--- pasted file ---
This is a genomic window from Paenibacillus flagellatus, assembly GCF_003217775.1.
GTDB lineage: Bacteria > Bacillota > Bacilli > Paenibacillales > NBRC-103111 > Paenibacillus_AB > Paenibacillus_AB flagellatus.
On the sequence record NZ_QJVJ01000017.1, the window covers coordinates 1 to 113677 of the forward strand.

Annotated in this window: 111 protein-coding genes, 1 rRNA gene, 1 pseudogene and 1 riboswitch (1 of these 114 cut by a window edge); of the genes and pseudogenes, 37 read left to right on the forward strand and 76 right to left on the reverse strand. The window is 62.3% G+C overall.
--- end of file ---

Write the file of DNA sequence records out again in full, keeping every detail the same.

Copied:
This is a genomic window from Paenibacillus flagellatus, assembly GCF_003217775.1.
GTDB lineage: Bacteria > Bacillota > Bacilli > Paenibacillales > NBRC-103111 > Paenibacillus_AB > Paenibacillus_AB flagellatus.
On the sequence record NZ_QJVJ01000017.1, the window covers coordinates 1 to 113677 of the forward strand.

Annotated in this window: 111 protein-coding genes, 1 rRNA gene, 1 pseudogene and 1 riboswitch (1 of these 114 cut by a window edge); of the genes and pseudogenes, 37 read left to right on the forward strand and 76 right to left on the reverse strand. The window is 62.3% G+C overall.